Dev Raj Dahal, Kathmandu, Nepal
The German concept Bürgerlicher Gessellschaft, (bourgeois society) is commonly interpreted in English as civil society, a concept related to the freedom to speak and associate without fear.
Ancient Greek Thinkers – Socrates, Plato and Aristotle— intimately fused society and the state into a political community, the polis.
For them, freedom meant the freedom to participate in the polis, to speak truth to power, to form a political opinion, to cultivate self-confidence, to live in dignity in opposition to the conformity perpetrated by the regime and to endorsing a common good.
Socrates believed that a good life could be achieved through rational debate over differing views of individual and social needs rather than through a cycle of deadly conflict.
The culture of dialogue, free from any domination, constitutes the basis of democratic practice.
The pursuit of good politics has helped define the civic responsibilities of citizens in the political design of civil society. Greek democracy, however, was bourgeois in nature.
It excluded women and slaves from the public sphere.
There is, however, a great tradition of historically specific political thought, from Socrates to Jürgen Habermas and the roots of civil society could be traced in this tradition.
The Roman orator, Marcus Tullius Cicero (106-43 BC) spoke of civilis societas, to refer to civil society.
He argued that civilis societas should guide political affairs through philosophical persuasion rather than violence and championed the rational autonomy of citizens.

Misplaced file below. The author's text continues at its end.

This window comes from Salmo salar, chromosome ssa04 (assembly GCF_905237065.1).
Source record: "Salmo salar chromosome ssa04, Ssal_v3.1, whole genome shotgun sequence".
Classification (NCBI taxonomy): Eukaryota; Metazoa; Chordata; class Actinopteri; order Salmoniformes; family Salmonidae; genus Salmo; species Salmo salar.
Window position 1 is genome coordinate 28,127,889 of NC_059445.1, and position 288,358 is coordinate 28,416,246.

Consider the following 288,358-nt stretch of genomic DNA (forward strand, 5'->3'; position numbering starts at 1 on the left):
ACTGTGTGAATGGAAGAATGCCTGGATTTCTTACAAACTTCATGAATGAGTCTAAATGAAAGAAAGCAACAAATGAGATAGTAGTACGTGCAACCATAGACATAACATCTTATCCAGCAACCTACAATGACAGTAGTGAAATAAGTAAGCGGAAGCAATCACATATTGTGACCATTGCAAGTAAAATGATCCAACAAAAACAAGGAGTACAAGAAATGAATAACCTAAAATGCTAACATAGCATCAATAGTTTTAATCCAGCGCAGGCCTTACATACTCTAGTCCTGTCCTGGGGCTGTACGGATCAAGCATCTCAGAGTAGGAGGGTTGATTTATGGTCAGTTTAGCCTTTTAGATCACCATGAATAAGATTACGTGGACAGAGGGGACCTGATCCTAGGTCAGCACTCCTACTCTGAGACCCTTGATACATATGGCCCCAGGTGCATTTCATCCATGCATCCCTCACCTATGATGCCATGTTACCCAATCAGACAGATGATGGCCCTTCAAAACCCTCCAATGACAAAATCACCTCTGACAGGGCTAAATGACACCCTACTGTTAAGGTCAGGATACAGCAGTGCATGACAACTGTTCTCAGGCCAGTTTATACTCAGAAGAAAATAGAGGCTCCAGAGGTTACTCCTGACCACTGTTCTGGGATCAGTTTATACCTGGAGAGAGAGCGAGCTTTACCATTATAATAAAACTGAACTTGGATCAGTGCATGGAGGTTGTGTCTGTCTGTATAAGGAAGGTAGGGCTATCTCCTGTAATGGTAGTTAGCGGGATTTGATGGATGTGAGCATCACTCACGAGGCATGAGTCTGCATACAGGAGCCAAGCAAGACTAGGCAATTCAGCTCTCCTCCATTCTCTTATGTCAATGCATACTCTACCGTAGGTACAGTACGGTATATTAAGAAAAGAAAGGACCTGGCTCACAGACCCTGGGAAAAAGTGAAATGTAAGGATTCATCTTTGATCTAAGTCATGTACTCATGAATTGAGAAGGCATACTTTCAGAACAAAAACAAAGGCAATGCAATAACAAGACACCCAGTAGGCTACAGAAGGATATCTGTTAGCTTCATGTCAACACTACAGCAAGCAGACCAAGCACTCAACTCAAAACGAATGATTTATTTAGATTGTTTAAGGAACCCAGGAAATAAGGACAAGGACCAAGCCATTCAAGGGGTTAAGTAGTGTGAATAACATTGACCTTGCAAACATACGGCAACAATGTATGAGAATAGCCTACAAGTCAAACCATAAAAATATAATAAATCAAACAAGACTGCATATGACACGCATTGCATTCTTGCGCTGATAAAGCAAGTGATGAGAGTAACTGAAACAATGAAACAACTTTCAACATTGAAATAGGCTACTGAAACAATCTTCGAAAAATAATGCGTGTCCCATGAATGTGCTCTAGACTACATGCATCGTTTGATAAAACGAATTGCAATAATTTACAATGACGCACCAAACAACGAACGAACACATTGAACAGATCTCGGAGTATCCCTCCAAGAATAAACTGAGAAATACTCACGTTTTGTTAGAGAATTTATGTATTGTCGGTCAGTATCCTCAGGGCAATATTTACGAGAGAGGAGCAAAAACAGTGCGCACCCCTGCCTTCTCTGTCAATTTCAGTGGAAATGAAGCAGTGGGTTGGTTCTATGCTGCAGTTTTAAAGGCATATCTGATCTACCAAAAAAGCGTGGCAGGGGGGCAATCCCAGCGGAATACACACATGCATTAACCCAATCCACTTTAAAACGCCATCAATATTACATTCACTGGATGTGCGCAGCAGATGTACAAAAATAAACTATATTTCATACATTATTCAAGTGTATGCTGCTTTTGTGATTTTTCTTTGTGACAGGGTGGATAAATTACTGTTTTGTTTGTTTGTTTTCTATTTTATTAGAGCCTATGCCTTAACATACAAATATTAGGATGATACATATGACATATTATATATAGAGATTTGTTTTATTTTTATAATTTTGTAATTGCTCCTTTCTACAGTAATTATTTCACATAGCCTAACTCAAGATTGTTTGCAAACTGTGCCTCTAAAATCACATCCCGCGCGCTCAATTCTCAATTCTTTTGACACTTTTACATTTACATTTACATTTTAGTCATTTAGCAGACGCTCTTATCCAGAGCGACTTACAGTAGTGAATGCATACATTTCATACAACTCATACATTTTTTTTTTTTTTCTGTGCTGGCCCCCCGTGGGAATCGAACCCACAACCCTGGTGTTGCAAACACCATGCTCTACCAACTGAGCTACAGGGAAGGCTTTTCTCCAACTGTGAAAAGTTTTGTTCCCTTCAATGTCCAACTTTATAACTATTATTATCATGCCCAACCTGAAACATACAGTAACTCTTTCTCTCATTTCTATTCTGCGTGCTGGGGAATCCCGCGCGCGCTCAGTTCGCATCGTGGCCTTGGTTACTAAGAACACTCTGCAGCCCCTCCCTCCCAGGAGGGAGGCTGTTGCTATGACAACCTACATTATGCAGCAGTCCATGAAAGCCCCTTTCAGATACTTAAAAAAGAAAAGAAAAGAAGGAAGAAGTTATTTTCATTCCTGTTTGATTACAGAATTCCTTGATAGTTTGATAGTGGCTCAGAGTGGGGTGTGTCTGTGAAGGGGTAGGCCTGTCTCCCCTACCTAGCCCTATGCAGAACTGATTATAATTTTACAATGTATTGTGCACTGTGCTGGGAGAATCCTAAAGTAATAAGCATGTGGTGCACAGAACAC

He affirms: “Justice is one; it binds all of society and is based on a single law.
The Romans were primarily interested in defining peace as the absence of armed conflict against external enemies.
In the Middle Ages, Saint Augustine (345-430 AD) and Thomas Aquinas saw civil society as a natural part of human life. They spoke clearly about civil virtues, the civic virtues of citizens, the role of the State and the Church in relieving people’s difficulties, nurturing a common sense of justice, serving citizens equally and civilly, what whatever their rank, their religion and their birth and preserve the peace.
Martin Luther and John Calvin also contributed to the idea of civil society. Critics of feudal domination of society based on class, rank and status, they argued that citizens should be free to choose their own religion while extending charity and service to the community.
Centralized civil rule has been developed in Europe since the 16th century. From this century, the reform movement began to fuse the legalistic culture of the Romans with the Greek instinct for freedom.
Thomas Hobbes (1588-1679) began the age of reason, the absolutist state and the liberation from superstition.
This helped to erode the traditional immunities and privileges given to certain groups in society and marked a shift from society based on inherited status towards renewable social contracts.
Hobbes asserted that in the state of nature, citizens considered themselves equal to all others and, in competition for scarce resources, lived in a society of fear, insecurity and eternal conflict.
He believed that life without an effective state to preserve public order would be “lonely, poor, mean, brutal, and short”.
To achieve peace and the right to life, he proposed a social contract by which citizens would seek a new basis of statehood in which the civic virtues derived from natural laws would suffice to curb excessive opportunistic behavior and murderous ways of express their grievances.
The state, which Hobbes called the Leviathan, once created by popular consent, would tolerate no threat to the peace of society but would bind individuals together through their relationship to a common authority.